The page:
Names of persons
This answer explains that there are semi-official, conventional methods of transliterating foreign names to Chinese, and sometimes they are not the closest to the English pronunciation, even for English names. According to this answer, transliterations are sometimes done for different Chinese "dialects" - e.g. Mandarin or Cantonese - and, confusingly, sometimes they get mixed up, e.g. a Cantonese transliteration is pronounced using Mandarin, yielding an even more inaccurate pronunciation. For example, Taxi was transliterated using Cantonese as 的士 (Dīksíh) which is pronounced in Mandarin as di1 shi4.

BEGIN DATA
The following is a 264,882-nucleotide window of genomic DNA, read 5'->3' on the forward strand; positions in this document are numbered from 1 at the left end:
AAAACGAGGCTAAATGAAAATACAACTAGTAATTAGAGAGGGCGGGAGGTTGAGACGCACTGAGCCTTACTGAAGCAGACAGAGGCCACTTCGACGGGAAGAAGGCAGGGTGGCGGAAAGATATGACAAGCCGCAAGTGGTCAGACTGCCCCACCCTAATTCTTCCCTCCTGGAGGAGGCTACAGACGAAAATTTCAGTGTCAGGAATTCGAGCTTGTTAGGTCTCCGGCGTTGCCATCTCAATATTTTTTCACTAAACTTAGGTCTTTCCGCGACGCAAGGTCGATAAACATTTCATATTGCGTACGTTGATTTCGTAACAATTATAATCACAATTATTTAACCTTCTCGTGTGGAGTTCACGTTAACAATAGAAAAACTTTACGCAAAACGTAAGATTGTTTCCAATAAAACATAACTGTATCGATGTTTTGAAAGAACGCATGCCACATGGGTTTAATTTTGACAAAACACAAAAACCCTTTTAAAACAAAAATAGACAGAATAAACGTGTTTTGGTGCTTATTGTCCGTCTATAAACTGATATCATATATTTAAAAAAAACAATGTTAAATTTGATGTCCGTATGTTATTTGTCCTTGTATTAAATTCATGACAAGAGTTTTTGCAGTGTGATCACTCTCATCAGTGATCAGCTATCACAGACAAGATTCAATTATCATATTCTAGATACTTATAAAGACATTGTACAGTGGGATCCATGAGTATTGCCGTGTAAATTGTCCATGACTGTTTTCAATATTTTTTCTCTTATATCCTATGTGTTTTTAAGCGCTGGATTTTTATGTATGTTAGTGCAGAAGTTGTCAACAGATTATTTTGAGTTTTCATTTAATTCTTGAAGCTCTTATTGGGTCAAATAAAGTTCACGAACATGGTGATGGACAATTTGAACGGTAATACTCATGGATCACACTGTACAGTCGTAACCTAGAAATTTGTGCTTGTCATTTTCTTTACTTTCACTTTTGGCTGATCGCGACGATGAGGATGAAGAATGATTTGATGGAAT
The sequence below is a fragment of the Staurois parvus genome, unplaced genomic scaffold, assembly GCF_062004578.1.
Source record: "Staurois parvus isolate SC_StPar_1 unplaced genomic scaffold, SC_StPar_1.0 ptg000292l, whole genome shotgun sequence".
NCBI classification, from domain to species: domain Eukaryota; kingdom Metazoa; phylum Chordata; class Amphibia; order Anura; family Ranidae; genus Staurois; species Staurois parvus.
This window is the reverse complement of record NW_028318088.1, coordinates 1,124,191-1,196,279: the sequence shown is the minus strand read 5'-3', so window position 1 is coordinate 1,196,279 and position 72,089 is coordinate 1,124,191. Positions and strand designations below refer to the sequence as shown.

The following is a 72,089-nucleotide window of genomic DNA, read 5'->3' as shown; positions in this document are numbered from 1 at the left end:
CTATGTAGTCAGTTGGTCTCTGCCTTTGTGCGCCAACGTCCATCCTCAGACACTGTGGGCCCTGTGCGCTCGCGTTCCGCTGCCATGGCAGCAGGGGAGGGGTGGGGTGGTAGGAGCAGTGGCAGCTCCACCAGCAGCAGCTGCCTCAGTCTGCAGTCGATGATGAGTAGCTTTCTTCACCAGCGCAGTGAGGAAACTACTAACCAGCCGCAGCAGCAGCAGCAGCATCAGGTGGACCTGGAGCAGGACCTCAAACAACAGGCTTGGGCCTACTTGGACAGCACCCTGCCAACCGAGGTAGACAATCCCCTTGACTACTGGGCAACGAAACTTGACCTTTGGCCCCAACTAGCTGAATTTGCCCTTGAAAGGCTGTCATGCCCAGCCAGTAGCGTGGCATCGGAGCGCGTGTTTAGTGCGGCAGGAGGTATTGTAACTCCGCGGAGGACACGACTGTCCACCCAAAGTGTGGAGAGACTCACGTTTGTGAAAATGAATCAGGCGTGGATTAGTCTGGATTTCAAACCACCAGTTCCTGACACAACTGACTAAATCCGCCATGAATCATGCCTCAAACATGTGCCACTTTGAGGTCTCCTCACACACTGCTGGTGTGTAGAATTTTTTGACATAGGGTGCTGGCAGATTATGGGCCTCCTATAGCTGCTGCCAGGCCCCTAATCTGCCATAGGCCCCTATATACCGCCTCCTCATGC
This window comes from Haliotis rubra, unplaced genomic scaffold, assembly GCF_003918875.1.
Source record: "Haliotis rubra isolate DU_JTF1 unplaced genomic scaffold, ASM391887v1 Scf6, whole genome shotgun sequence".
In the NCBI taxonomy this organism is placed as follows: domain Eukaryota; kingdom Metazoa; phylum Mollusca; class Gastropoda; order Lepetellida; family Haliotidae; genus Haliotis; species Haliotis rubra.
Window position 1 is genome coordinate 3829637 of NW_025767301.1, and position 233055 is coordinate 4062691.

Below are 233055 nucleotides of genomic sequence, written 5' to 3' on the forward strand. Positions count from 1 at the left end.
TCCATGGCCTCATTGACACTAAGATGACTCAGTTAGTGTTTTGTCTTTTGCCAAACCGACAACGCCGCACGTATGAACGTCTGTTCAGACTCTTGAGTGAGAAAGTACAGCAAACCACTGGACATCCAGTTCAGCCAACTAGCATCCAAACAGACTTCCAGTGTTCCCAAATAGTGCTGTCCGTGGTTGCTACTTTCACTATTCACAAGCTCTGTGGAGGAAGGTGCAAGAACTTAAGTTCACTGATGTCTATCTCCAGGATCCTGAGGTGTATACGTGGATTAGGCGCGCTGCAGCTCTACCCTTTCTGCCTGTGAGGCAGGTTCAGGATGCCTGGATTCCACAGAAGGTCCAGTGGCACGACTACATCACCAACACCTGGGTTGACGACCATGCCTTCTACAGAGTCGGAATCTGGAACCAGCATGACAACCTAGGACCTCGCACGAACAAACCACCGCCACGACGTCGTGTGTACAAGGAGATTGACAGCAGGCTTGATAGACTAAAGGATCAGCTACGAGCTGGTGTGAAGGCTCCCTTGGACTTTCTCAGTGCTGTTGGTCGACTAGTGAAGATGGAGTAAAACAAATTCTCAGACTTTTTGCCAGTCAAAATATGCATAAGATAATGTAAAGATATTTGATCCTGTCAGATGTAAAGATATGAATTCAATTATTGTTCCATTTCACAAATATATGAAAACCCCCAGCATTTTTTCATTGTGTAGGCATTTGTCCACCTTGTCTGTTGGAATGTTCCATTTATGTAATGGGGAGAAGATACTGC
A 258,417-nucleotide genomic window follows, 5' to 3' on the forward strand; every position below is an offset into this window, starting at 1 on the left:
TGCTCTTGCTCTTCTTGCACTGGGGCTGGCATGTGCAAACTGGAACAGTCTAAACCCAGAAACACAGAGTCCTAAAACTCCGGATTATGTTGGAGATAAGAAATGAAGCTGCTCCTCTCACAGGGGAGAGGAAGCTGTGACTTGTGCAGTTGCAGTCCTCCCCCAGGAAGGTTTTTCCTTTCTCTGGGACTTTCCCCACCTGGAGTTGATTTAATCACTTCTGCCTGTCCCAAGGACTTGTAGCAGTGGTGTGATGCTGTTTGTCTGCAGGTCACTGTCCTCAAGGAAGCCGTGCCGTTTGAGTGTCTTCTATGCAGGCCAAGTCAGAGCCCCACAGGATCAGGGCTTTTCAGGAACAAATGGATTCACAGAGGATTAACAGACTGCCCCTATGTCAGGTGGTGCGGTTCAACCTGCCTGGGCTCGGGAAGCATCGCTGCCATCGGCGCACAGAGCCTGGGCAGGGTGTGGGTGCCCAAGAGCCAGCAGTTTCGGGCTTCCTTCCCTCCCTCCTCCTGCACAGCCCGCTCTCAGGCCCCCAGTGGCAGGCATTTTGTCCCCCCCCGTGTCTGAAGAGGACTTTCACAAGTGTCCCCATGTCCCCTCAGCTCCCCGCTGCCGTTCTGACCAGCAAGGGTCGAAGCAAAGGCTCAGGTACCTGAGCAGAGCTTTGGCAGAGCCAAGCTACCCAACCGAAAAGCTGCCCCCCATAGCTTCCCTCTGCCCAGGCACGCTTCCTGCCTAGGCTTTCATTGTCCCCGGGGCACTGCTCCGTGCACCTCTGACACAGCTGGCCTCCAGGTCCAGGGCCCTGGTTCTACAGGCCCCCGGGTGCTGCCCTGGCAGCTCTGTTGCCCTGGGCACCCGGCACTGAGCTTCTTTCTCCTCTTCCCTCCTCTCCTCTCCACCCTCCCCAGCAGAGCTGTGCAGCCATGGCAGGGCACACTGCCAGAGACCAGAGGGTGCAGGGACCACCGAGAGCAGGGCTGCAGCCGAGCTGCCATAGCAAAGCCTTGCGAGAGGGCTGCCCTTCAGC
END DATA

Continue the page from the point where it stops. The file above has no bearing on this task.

Names of places
For place names, transliteration often uses the native pronunciation of the place name. This may not be obvious, but English transliterations are sometimes inaccurate too, for various reasons. For example, this question asks why Germany was translated as 德国 (de2 guo2) (the answer is the German name for Germany - Deutschland). Same goes for your example of Spain - 西班牙 (xi1 ban1 ya2) - España. For a truly confusing example, see how Japan's English and Japanese names have the same origin, but are so dissimilar: Nihon (Japanese) - Cipangu (Marco Polo, from Wu Chinese) - Jepang (Old Malay) - Giapan (via Portuguese) - Japan (English).
So in conclusion, there are reasons for the transliterations, it's not completely random, but it's very hard to learn because it's quite complex, so it may be easier to remember by rote.
常凯申. See, such mistakes can be made even by a professor of history!